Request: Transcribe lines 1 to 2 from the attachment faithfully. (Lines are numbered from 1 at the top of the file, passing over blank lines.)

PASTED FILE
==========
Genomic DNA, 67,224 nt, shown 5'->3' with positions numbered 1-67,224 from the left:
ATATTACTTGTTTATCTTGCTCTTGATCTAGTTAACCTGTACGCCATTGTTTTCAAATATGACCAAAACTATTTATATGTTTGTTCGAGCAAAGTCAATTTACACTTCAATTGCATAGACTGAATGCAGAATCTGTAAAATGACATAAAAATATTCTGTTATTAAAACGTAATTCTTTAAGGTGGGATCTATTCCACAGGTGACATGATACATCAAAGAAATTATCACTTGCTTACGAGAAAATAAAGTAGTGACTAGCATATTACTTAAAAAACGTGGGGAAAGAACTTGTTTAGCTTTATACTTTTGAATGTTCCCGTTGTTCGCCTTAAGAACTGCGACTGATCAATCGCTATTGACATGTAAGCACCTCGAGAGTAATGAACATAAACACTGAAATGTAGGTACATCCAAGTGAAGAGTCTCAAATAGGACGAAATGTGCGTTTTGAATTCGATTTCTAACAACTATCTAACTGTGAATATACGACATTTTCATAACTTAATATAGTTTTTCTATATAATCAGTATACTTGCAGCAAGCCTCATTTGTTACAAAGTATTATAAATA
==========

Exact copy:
Genomic DNA, 67,224 nt, shown 5'->3' with positions numbered 1-67,224 from the left:
ATATTACTTGTTTATCTTGCTCTTGATCTAGTTAACCTGTACGCCATTGTTTTCAAATATGACCAAAACTATTTATATGTTTGTTCGAGCAAAGTCAATTTACACTTCAATTGCATAGACTGAATGCAGAATCTGTAAAATGACATAAAAATATTCTGTTATTAAAACGTAATTCTTTAAGGTGGGATCTATTCCACAGGTGACATGATACATCAAAGAAATTATCACTTGCTTACGAGAAAATAAAGTAGTGACTAGCATATTACTTAAAAAACGTGGGGAAAGAACTTGTTTAGCTTTATACTTTTGAATGTTCCCGTTGTTCGCCTTAAGAACTGCGACTGATCAATCGCTATTGACATGTAAGCACCTCGAGAGTAATGAACATAAACACTGAAATGTAGGTACATCCAAGTGAAGAGTCTCAAATAGGACGAAATGTGCGTTTTGAATTCGATTTCTAACAACTATCTAACTGTGAATATACGACATTTTCATAACTTAATATAGTTTTTCTATATAATCAGTATACTTGCAGCAAGCCTCATTTGTTACAAAGTATTATAAATA